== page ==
This attractive shelf clock was bought on an online auction in early January 2021. From the auction photos, I expected a clock that required attention and now, having received it, I am pleasantly surprised that it is in better condition than I thought.
Under the auction studio light (first photo), the case might appear to look reasonably good. Closeup, there is a lot of oily dirt and grime. Servicing the movement will wait for another day. Restoring the case and dial is first.
Restoration of the case and dial pan
The design of the E. Ingraham Grecian 8-day time and strike shelf clock is neoclassical. It is not only aesthetically pleasing to patrons of the nineteenth century but remains so today. it is timeless.
The age-old debate about what to do with a clock case often arises. Some say, “leave it”, the finish, however grimy is part of a clock’s history. I am not of that camp. If I found the perfect classic car in an old barn I would not leave the dirt and grime on the finish to preserve its patina? Rather, I would polish it to show it off to the world.
This clock is not a candidate for stripping the finish. Stripping is a last resort. Good old fashioned soap and water work is perfect for a project such as this.
Old clocks especially those that are over 100 years old are generally very dirty and the grime is layered. The home environment was a very different place a century ago. Smoking in the home was common, many homes had wood and coal fires for heat, humidity varied because of poor insulation and anything in suspension landed on the furniture. This Ingraham clock is no exception. The rosewood veneer deserves to be shown off and that can only be achieved by peeling off the dirt to reveal the texture of the grain underneath.
For cleaning, I prefer a light coloured microfiber cloth so that I can visualize how much dirt I am removing as I proceed with the cleaning. I use several during the course of the project. Diluted Murphy’s soap is used for the case and full strength for the stubborn areas.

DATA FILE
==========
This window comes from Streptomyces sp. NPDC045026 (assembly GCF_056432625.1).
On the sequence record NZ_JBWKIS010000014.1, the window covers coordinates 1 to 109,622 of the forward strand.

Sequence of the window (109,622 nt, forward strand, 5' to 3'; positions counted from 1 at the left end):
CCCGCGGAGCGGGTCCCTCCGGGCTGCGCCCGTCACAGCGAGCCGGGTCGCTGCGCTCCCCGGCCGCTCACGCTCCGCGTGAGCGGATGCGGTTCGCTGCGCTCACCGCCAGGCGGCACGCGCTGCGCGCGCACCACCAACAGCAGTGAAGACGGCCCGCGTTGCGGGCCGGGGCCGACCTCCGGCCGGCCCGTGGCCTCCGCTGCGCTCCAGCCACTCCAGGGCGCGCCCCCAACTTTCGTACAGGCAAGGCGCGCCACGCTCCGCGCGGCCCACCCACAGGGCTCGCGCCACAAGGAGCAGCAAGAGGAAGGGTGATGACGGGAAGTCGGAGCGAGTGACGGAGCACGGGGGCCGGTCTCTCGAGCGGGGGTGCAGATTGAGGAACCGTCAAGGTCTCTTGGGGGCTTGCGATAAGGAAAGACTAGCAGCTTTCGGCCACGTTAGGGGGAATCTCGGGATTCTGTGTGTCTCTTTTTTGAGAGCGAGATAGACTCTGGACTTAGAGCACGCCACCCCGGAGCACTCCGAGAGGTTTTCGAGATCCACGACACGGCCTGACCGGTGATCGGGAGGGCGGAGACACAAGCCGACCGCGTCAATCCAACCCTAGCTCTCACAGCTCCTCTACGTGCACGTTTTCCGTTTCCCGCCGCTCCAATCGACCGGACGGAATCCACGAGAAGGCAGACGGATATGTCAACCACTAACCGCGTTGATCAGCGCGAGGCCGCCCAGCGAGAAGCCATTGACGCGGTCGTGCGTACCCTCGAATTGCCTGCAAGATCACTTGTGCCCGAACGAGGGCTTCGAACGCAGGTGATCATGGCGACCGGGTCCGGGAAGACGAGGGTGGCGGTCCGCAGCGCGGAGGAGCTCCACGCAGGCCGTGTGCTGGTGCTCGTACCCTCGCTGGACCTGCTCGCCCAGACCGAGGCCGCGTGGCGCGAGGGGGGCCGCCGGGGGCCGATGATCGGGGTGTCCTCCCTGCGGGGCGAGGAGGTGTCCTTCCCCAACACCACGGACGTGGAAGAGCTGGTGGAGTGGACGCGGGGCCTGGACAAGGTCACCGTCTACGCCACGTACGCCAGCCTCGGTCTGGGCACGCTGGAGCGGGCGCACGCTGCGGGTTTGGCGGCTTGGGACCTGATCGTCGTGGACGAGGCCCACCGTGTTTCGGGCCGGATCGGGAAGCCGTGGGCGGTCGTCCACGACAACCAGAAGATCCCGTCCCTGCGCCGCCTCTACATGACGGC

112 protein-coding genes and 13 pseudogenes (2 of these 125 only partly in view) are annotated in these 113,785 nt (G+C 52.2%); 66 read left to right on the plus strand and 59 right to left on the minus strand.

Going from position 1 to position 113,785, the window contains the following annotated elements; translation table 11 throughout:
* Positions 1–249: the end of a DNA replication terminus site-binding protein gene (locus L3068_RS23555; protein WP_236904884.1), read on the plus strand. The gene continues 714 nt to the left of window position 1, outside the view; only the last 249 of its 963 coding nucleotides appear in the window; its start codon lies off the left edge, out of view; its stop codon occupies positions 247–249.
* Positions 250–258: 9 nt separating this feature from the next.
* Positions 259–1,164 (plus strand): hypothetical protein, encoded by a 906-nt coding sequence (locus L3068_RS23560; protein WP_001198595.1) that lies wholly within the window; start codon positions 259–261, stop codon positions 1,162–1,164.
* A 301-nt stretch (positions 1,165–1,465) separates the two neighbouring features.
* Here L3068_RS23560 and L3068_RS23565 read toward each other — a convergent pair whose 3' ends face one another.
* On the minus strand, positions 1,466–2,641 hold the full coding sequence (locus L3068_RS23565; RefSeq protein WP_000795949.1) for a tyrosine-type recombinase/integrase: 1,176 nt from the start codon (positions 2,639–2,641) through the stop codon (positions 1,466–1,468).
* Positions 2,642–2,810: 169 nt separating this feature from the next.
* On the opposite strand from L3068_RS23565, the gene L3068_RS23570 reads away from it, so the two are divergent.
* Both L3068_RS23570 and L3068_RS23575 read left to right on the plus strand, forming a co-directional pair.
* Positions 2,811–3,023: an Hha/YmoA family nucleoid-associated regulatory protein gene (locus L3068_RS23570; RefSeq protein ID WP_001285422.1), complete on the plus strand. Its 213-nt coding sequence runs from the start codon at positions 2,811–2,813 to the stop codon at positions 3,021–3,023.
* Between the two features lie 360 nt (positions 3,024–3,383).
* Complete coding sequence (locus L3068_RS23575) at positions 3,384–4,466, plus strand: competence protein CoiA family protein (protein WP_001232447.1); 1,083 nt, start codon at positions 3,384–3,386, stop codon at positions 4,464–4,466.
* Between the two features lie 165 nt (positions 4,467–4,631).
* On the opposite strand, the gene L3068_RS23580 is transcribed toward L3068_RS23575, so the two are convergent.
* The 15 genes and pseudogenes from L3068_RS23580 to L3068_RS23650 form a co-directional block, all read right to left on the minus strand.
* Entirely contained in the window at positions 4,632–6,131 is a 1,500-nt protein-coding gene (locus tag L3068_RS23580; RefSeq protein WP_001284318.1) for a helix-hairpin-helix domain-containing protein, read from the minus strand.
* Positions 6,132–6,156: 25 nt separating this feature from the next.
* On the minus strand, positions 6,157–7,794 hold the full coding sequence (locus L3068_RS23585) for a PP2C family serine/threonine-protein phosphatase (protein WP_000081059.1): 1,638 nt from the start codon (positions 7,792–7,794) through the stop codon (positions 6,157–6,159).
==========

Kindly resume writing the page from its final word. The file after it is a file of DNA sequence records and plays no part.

Rubbing is required but I don’t want to get too carried away as the cloth might snag a piece of the veneer on a corner. I start with a discreet area first to see what effect the cleaning is having. Working one section at a time, I clean down to the veneer. Any shellac that remains will be removed during the cleaning.
The case looks bleached after the cleaning but a damp cloth will show the grain, the effect shellac will have once the cleaning stage is complete.
I let the case dry thoroughly before applying the first coat of shellac. Shellac is prepared in the traditional manner, flakes and lacquer thinner and mixed to a one pound cut allowing fast drying.
For this project, I applied 2 coats of shellac. Between coats, I used 4X0 steel wool to smooth out any imperfections. After the second coat, I use steel wool to take away the glossy look of the shellac.
Next is the dial.
Above is a photo of the dial when I received the clock. It is off-center because nothing is securing the dial face to the brass bezel.
Two of the four tabs securing the dial face on the rear of the brass bezel were broken. The arrows show the two new tabs. I am not a whiz with a soldering iron and did the best I could but the results, to me, are acceptable. The thin brass tabs were sourced from a supplier. The tabs, once secured, are bent to secure the dial in place.
The numerals were in-painted. The dial was in generally good condition though there were losses outside the chapter ring. I mixed and matched paint to touch up the areas of paint loss, and installed a new grommet to replace the missing time-side one. The brass bezel, inner brass ring, and strike side grommet were polished with Brasso as the last step.
The case and dial part of the project is complete and in a future post I will address servicing the movement.